IV Doses of Vitamin C Show Promise in Cancer
This just in from Patrick Holford. Patrick is an
acknowledged expert who is always looking for natural
You always knew that vitamin C was essential but this new
study is putting a whole new view to how important that little
High-dose vitamin C can be effective against cancer,
according to research published this week in the Proceedings of
the National Academy of Sciences.1
In a comprehensive study, Dr. Qi Chen
and colleagues at the National Institutes of Health (NIH)
showed that high doses of vitamin C caused cell death across a
wide range of cancer cell lines--including lymphoma, melanoma,
and cancers of the breast, lung, colon, and kidney. The
concentrations of vitamin C used in the study could be achieved
only by intravenous (IV) administration, not by taking it
The high-dose vitamin C led to the formation of hydrogen
peroxide, a chemical that can kill cancer cells. The effects
were seen in both animal and human cancer cell lines. Normal
cells were not affected by the vitamin C at any
This research reinforces studies conducted in the 1970s by
Nobel Prize winner Dr. Linus Pauling. In Pauling's research, he
gave 100 terminally ill cancer patients 10 grams (10,000
milligrams) of vitamin C each day. He compared their outcomes
with 1,000 cancer patients given conventional therapy. The
survival rate was five times higher in those given vitamin C.
In addition, 13 patients in the vitamin C group were still
alive 10 years later, with 12 apparently free of cancer, while
all of the patients in the control group died.2
At the time, however, Pauling's findings were discredited.
This was largely due to an apparent "replication" of the study
by the Mayo Clinic that showed no benefit from vitamin
C.3 But there were two major differences between the
Pauling trial and the study by the Mayo Clinic. The terminally
ill patients in the Pauling trial kept taking vitamin C every
day, while those in the Mayo Clinic trial stopped after an
average of 75 days. Also, patients in Pauling's study were
given a combination of oral and IV vitamin C. In the Mayo
Clinic study, only oral vitamin C was used.
Other studies have confirmed Pauling's results. In the
1980s, Drs. Murata and Morishige of Saga University in Japan
showed that cancer patients taking 5-30 grams of vitamin C
lived six times longer than those taking 4 grams or less. Those
suffering from cancer of the uterus lived 15 times longer on
vitamin C therapy.4
Research has also shown a role for vitamin C in cancer
prevention, and a high dietary intake is associated with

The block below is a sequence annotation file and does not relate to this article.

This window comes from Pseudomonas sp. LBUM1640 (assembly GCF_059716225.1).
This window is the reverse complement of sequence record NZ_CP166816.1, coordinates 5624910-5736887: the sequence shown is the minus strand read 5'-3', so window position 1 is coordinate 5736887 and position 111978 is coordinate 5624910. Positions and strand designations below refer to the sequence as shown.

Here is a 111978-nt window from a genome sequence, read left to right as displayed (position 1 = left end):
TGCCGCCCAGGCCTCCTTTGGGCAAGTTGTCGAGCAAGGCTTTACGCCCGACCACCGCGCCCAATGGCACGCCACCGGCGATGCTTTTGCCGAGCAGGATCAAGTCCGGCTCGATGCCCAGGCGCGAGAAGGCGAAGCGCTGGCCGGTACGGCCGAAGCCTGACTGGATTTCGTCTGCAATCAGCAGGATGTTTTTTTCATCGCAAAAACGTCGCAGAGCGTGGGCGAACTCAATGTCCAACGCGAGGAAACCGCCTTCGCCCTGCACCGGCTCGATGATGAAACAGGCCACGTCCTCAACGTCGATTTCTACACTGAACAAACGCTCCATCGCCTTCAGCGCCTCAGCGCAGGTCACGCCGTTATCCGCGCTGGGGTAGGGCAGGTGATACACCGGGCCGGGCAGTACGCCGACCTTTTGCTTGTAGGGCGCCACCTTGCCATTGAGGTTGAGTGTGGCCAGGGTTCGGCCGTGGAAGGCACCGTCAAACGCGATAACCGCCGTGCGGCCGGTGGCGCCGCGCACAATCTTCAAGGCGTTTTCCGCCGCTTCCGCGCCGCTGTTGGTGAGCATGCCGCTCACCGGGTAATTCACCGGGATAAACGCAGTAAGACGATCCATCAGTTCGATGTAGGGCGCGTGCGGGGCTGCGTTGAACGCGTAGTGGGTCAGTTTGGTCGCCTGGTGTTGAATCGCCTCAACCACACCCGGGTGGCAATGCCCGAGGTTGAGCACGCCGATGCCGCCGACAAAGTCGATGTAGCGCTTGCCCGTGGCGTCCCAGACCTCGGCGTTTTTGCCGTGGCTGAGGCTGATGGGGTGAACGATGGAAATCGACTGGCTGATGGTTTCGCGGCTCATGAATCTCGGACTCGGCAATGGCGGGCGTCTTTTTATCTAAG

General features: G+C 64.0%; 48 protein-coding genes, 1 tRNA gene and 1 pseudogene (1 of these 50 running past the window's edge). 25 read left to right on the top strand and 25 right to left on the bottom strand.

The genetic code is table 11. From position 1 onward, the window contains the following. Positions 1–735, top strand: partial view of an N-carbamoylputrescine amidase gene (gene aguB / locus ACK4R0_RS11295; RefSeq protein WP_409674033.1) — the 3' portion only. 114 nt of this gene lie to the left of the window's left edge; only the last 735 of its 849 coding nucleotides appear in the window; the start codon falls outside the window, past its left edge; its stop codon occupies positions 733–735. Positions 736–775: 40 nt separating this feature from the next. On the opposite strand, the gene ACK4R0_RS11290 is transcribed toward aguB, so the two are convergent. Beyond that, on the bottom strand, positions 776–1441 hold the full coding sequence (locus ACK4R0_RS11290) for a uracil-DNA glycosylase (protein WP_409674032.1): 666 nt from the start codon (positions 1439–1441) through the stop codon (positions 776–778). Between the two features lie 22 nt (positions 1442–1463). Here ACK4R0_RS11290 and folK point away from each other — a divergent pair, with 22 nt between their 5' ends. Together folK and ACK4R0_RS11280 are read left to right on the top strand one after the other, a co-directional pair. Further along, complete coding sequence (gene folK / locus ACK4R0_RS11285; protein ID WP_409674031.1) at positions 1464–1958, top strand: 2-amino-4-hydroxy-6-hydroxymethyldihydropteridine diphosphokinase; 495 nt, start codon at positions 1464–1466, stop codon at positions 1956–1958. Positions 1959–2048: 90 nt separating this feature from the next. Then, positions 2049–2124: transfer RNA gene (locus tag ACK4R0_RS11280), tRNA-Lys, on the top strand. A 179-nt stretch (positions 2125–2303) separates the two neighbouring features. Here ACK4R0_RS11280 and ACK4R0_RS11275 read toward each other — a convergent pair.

lower risk for several cancers.
In a 1991 review of prevention studies,5 Dr.
Gladys Block, formerly with the National Cancer Institute
(NCI), concludes, "Approximately 90 epidemiologic studies have
examined the role of vitamin C or vitamin C-rich foods in
cancer prevention, and the vast majority have found
statistically significant protective effects. Evidence is
strong for cancers of the esophagus, oral cavity, stomach, and
pancreas. There is also substantial evidence of a protective
effect in cancers of the cervix, rectum, and breast. Even in
lung cancer...there is recent evidence of a role for vitamin
The Bottom Line
There is strong evidence that intravenous (IV) vitamin C can
be an effective, non-toxic, and inexpensive form of cancer
therapy. My advice for cancer patients is to find a doctor who
can administer IV vitamin C. You can contact the American
College for Advancement in Medicine (ACAM) at 888-439-6891 for
To reduce your risk of cancer, I recommend eating at least
five servings of fruits and vegetables each day. The best
choices for vitamin C are broccoli, peppers, berries, and
citrus fruit. I also recommend supplementing 1,000 mg of
vitamin C twice a day.
Wishing you the best of health,
1 Chen, Q, Espey, MG, Krishna, MC, Mitchell, JB,
Corpe, CP, Buettner, GR, Shacter, E, and Levine, M. 2005.
Proc Natl Acad Sci 102(38): 13604-13609.
2 Cameron, E, and Pauling, L. 1976. Proc Natl
Acad Sci 73(10): 3685-3689; Cameron, E, and Pauling, L.
1978. Proc Natl Acad Sci 75(9): 4538-4542; Jaffey, M.
1982. Med Hypothesis 8(1): 49-84.
3 Creagan, ET. 1979. N Engl J Med 301:
4 Murata, A, and Morishige, F. 1981. International
Conference on Nutrition, Taijin, China.
5 Block, G. 1991. Am J Clin Nutr 54: